This paper presents results of comprehensive analysis of BP horizontal well productivity and completion performance data. The study was performed to benchmark performance of existing horizontal wells with a view of developing simple empirical techniques that could be used for predicting performance of future wells. The developed correlation predicts a range of expected well productivity for future wells. This prediction reflects limitations of current completion technology and possible reservoir heterogeneities. The analysis method is based on presenting the existing well productivity data in the form of dimensionless parameters: the well productivity coefficient and the normalized productivity improvement factor. The results of this study can be used to:

  • sense check estimate of theoretical well performance for undeveloped discoveries with historical performance for similar type reservoirs

  • provide quality control for newly commissioned wells to see if performance is as expected

  • help optimize development well design (i.e. high angle vs. conventional) to optimize reservoir exploitation

  • offer a means to rank well surveillance work based on where initial well performance lay with respect to global historic experience.


Now a well established technology, the application of horizontal wells has added significant value to oil and gas field development in terms of increased recovery/reserves access and improved well rates that they can offer. Their applications are well-understood - notable examples being the improved drainage of naturally fractured reservoirs, better recovery from oil rims in gas fields and the production of heavy oil.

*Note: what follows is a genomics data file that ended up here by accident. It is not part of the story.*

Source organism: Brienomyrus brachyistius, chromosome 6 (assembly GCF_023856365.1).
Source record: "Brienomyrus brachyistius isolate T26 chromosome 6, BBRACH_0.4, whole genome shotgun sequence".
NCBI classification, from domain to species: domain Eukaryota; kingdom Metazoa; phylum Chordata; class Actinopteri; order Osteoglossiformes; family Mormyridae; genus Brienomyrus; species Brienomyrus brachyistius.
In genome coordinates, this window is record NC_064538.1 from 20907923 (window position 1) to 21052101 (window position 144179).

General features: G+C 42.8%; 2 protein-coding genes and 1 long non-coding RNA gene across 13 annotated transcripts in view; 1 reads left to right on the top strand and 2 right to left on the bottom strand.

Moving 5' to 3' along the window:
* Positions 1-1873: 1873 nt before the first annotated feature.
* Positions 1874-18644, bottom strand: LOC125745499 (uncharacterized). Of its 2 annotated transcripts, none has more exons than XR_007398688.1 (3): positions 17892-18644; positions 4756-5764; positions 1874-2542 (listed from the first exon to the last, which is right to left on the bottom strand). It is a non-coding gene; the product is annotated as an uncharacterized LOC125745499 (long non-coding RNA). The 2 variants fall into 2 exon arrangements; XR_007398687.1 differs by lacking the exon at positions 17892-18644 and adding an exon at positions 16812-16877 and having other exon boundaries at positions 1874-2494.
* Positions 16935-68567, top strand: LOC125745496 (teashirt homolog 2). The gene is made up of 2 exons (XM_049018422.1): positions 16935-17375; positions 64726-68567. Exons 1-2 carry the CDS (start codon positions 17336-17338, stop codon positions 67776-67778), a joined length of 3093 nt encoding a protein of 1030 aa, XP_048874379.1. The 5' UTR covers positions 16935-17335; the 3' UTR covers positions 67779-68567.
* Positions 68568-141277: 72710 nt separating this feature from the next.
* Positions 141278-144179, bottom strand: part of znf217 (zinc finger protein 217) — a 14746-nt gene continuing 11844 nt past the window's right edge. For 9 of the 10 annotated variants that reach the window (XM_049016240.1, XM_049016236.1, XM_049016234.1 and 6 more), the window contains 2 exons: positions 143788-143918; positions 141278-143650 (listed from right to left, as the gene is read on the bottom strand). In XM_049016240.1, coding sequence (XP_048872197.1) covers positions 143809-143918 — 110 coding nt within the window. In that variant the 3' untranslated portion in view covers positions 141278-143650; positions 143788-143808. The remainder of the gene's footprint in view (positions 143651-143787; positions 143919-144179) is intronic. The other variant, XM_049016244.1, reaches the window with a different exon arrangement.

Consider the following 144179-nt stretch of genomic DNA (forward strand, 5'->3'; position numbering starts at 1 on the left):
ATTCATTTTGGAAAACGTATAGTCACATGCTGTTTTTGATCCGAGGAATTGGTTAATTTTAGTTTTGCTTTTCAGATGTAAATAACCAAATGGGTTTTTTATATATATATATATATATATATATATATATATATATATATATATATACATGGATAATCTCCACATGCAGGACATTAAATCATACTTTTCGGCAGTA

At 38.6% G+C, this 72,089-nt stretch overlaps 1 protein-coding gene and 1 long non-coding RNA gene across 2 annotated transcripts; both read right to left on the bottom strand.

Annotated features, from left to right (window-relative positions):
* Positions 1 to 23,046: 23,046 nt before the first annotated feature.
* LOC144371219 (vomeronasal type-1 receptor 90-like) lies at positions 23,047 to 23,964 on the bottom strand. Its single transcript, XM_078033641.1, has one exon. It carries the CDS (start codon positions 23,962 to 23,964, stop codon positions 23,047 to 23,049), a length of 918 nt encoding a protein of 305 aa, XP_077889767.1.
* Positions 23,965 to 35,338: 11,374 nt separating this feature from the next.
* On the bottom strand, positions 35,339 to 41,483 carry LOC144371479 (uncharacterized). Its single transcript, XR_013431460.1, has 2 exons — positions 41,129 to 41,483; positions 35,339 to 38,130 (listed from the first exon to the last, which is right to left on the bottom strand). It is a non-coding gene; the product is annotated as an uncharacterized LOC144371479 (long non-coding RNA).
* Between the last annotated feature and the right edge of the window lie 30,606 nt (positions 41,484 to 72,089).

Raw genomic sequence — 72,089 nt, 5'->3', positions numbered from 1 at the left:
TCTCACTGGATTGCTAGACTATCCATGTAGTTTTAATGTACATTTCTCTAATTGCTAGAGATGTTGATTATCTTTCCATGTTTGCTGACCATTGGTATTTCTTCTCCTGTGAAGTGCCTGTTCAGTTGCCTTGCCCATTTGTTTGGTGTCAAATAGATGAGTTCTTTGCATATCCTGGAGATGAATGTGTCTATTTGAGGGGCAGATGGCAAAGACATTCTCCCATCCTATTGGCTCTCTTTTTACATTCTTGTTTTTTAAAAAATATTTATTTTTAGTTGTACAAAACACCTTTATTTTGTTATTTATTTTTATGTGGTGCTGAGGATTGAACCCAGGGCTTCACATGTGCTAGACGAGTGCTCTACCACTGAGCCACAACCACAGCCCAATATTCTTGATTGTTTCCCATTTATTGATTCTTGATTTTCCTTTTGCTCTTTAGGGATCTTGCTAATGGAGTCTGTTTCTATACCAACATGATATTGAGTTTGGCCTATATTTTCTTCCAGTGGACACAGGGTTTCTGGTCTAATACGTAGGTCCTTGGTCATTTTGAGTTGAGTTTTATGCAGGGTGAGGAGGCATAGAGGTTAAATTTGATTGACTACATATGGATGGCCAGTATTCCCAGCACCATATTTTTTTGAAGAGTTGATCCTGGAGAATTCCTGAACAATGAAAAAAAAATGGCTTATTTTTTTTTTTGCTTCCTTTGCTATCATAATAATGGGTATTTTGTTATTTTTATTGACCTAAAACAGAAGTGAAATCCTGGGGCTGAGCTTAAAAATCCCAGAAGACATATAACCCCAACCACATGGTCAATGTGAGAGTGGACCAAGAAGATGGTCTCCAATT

While their application on conceptual level is well understood, the performance actually delivered by this well type is not as clear. This leads to uncertainties as to the suitability of this well type for individual reservoir development. Similarly, while numerous theoretical analytical and numerical models exist to predict performance, there is an absence of an empirically based correlation, derived from actual field data. If such a technique were available, it would help to better understand a lot of the uncertainties that govern horizontal well performance - both in terms of predictive capability, along with benchmarking actual field results with the historic track record.

Works published in 19951,2 started to address this issue. Using well rates as the measure of success, these papers demonstrated the huge rate gains to be obtained in comparison to vertical offsets. This analysis was supported by an impressively large data set - 230 fields yielding information on 1,306 wells. Fields were broadly categorized into "conventional", "heavy oil" and "fractured". In this analysis, the fractured reservoir category indicated the largest rate gains (up to 12 fold increase) while the conventional category yielded a more modest 4-fold increase.

Around the same time, with an ever increasing usage of horizontal wells, BP identified the need to better understand how successfully horizontal wells were being applied around the world. While considerable work was being performed at an individual field level looking at horizontal well targeting and performance, no generic metrics existed to benchmark performance between different fields. As a consequence, a study was initiated to perform cross field/basin comparison and focusing only on initial well productivity. In this study, no attempt was made to address the issues of recovery, sweep efficiency etc. The results of the study were documented in an internal BP report3 and have been widely used within the company. Recently, this initial work was extended to include more wells. The results of this study are presented in this paper.

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